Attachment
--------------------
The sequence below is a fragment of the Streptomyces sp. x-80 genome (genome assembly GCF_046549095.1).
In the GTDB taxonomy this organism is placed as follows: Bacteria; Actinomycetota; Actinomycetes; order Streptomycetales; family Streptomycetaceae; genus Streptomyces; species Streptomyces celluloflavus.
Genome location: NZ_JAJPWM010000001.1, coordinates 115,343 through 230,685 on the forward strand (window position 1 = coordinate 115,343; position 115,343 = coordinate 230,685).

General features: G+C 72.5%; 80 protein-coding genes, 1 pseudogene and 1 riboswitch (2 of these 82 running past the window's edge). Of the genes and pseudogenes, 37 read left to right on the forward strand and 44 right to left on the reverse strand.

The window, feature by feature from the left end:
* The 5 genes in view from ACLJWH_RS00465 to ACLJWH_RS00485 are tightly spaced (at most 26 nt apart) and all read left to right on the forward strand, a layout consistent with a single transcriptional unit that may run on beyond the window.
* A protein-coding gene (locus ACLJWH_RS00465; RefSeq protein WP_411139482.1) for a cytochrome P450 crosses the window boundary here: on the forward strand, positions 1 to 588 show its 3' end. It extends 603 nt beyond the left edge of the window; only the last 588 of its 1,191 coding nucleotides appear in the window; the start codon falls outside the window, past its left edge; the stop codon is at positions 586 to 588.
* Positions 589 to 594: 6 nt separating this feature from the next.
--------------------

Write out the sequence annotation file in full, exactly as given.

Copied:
The sequence below is a fragment of the Streptomyces sp. x-80 genome (genome assembly GCF_046549095.1).
In the GTDB taxonomy this organism is placed as follows: Bacteria; Actinomycetota; Actinomycetes; order Streptomycetales; family Streptomycetaceae; genus Streptomyces; species Streptomyces celluloflavus.
Genome location: NZ_JAJPWM010000001.1, coordinates 115,343 through 230,685 on the forward strand (window position 1 = coordinate 115,343; position 115,343 = coordinate 230,685).

General features: G+C 72.5%; 80 protein-coding genes, 1 pseudogene and 1 riboswitch (2 of these 82 running past the window's edge). Of the genes and pseudogenes, 37 read left to right on the forward strand and 44 right to left on the reverse strand.

The window, feature by feature from the left end:
* The 5 genes in view from ACLJWH_RS00465 to ACLJWH_RS00485 are tightly spaced (at most 26 nt apart) and all read left to right on the forward strand, a layout consistent with a single transcriptional unit that may run on beyond the window.
* A protein-coding gene (locus ACLJWH_RS00465; RefSeq protein WP_411139482.1) for a cytochrome P450 crosses the window boundary here: on the forward strand, positions 1 to 588 show its 3' end. It extends 603 nt beyond the left edge of the window; only the last 588 of its 1,191 coding nucleotides appear in the window; the start codon falls outside the window, past its left edge; the stop codon is at positions 586 to 588.
* Positions 589 to 594: 6 nt separating this feature from the next.